The Fontan Cross-Sectional Study database included 546 subjects, of whom 7 were excluded because their index surgery was a Fontan conversion. Mean age at Fontan was 3.4±2.1 years with a mean age at enrollment of 11.9±3.4 years and a mean time since Fontan of 8.6±3.4 years. Of the 539 included subjects, 80 (15%) had undergone coiling of APCs prior to the Fontan (“coil group”) and 459 had not (“no coil group”). Of the 7 excluded subjects, 1 had undergone APC coiling and 6 had not.
The percentage of subjects undergoing pre-Fontan coiling varied significantly by center (), with a range of 0-30% (p<0.001). There was no association between the percentage of subjects undergoing coiling and center enrollment volume: the center with the lowest percentage of subjects who underwent coil occlusion (0%) enrolled 102 subjects in the study while the center with the highest percentage (30%) enrolled 103.
Frequency of Coil Embolization of Aortopulmonary Collateral Vessels Among Centers
Compared to subjects who never received APC coils (), the coil group was older at Fontan and was more likely to have a single right ventricle. At pre-Fontan testing, the coil group was also more likely to have moderate or severe atrioventricular valve regurgitation by pre-Fontan echocardiography, and slightly higher systemic oxygen saturation at pre-Fontan catheterization. Furthermore, those with pre-Fontan APC coils were more likely to have undergone additional catheter interventions to occlude veno-venous collaterals. Pre-Fontan characteristics were otherwise similar between the two groups, including weight-for age, degree of pre-Fontan ventricular dysfunction on echocardiography, ventricular end-diastolic pressure, and presence of pulmonary artery stenosis or superior vena cava obstruction at catheterization.
Subject Characteristics at Fontan Completion According to APC Coil Status
As shown in , subjects in the coil group underwent Fontan completion in a more recent calendar year and were more likely to have had a prior superior cavopulmonary anastomosis. Fontan surgery in the coil group, compared to the no-coil group, was more likely to include a surgical fenestration, and the Fontan connection itself was more likely to be an extracardiac Fontan and less likely to involve an atriopulmonary connection. Cardiopulmonary bypass times were similar in the two groups (p=0.99).
In univariable analysis, length of stay after Fontan was shorter for subjects in the coil group (median 10.5 days vs. 12.0 days, p=0.03). The coil group also had a greater median number of interventions at cardiac catheterizations after the Fontan procedure (1 vs. 0, p=0.04). Exercise test results, ejection fraction and general health status, as reflected in the Physical Summary score of the CHQ-PF50, were similar in the groups at the time of cross-sectional testing. No other post-Fontan outcome variable or in-person test result differed significantly between those with and without pre-Fontan APC coils. There was no correlation between time from coil placement to Fontan completion and length of stay after Fontan (Spearman R = 0.015, p=0.9)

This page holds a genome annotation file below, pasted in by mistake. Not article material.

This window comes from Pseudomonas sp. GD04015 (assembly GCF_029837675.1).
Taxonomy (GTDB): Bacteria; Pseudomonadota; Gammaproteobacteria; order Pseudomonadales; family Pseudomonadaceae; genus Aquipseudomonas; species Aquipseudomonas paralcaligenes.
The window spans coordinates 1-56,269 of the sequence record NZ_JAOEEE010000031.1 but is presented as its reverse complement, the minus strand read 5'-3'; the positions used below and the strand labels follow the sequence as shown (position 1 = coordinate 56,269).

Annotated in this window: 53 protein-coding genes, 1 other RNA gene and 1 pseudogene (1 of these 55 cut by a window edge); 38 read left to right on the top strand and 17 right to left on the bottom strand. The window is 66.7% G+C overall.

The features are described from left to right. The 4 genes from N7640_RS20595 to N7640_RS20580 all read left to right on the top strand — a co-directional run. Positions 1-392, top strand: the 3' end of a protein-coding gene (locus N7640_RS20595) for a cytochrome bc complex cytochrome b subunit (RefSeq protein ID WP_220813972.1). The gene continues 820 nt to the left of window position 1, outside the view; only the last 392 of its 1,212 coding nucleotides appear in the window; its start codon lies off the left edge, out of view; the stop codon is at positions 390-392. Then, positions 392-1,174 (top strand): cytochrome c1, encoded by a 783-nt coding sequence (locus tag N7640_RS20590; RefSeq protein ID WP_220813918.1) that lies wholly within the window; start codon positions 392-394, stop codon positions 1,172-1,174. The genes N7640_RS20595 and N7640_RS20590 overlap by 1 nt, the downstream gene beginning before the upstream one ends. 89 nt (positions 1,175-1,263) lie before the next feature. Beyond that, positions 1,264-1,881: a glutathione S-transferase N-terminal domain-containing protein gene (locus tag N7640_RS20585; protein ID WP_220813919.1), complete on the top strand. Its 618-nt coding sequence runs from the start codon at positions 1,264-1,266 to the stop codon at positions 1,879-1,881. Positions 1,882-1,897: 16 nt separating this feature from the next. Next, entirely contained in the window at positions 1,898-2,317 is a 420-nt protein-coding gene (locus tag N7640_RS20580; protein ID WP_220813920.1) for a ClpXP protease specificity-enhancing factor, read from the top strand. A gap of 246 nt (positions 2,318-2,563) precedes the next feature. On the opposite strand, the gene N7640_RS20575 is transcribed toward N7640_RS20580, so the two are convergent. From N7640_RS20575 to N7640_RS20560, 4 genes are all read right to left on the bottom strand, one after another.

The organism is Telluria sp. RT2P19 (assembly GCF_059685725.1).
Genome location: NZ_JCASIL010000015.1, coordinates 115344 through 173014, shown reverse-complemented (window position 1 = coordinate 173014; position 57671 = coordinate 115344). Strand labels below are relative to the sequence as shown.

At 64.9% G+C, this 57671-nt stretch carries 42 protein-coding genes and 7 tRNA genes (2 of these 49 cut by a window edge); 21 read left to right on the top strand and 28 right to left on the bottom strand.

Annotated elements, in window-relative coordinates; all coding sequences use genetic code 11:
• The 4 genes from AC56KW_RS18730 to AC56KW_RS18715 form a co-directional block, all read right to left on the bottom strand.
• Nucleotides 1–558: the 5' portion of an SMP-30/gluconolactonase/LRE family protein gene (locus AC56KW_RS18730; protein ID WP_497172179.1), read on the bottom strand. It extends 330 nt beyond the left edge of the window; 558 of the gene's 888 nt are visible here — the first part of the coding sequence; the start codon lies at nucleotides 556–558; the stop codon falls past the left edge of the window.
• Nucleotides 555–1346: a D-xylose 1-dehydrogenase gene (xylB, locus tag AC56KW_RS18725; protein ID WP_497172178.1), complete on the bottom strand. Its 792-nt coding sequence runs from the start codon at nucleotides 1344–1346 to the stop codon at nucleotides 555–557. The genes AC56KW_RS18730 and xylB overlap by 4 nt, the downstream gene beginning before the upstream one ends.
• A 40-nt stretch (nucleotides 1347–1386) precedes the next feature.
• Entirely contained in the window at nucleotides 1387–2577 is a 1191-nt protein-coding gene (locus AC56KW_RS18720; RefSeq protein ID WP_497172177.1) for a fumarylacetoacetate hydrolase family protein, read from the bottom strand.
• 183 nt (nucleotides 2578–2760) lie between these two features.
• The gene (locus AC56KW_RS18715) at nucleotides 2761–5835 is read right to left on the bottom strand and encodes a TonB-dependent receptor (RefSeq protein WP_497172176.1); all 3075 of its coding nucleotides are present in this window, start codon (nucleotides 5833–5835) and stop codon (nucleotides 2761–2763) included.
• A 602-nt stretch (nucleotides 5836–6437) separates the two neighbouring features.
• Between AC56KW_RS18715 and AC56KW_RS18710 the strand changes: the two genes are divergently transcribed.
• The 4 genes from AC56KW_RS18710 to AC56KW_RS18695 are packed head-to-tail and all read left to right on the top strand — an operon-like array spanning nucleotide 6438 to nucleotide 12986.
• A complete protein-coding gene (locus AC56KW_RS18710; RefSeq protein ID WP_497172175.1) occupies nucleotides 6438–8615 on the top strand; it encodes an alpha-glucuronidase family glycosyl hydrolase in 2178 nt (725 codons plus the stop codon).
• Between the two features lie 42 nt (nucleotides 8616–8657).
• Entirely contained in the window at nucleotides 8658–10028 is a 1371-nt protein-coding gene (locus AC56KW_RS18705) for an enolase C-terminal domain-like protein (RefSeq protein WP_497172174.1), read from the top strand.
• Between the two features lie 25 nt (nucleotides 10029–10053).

In multivariable regression, adjusting for year of Fontan and surgical fenestration, the two groups were similar in their post-Fontan hospital length of stay (). To further reduce the risk of residual confounding, we restricted the analyses to subjects who underwent a superior cavopulmonary anastomosis prior to Fontan completion (75% of the sample). Even in this subgroup, LOS did not differ significantly between the coil (n=78) versus no-coil (n=327) groups in either unadjusted (median 11 days for both groups, p=0.28) or multivariable analyses (hazard ratio for remaining in the hospital 0.90, 95% CI 0.70-1.16, p=0.43). Furthermore, length of stay was also similar between subjects from the two centers with the highest and lowest frequency of APC coils (median 9.5 vs. 10 days, respectively), both large tertiary care centers enrolling a similar number of subjects.
Post-Fontan Hospital Length of Stay After Adjustment for Fenestration and Year of Fontan
Among the secondary outcomes (), even after adjusting for type of Fontan connection and years since Fontan completion, the coil group was more likely to have had one or more post-Fontan catheter interventions (odds ratio (OR) 1.74, 95% CI 1.04-2.91, p=0.03), consisting primarily of additional APC coils (23% vs. 13% of subjects with post-Fontan catheter interventions in the coil vs. no-coil group, respectively). The groups did not, however, differ in any other outcomes, including occurrence of pleural effusions, late complications following Fontan completion and test results at cross-sectional follow-up. There were also no significant differences in frequency of neurodevelopmental problems reported on the CHQ-PF50 including developmental delay (p=0.88), learning problems (p=0.47), attention problems (p=0.82), speech problems (p=0.53), or behavioral problems (p=0.92).
Post-Fontan Outcomes for the Coil vs. the No-Coil Group After Adjustment for Covariates*
We explored whether coils were more effective in subgroups of subjects expected to have more APC flow because of their oxygen saturation or age at Fontan. We found no subject subset, defined by oxygen saturation or by age at Fontan, for whom APC coiling was significantly associated with shorter length of stay after the Fontan procedure. With regard to other outcomes, including those measured at cross-sectional follow-up, only one interaction reached statistical significance. An association between ejection fraction and APC coiling depended on age at Fontan (p=0.004); among those with Fontan performed at older ages (4 years or older), ejection fraction was lower in the coil group compared with the no coil group (55±13% vs. 59±11%, respectively).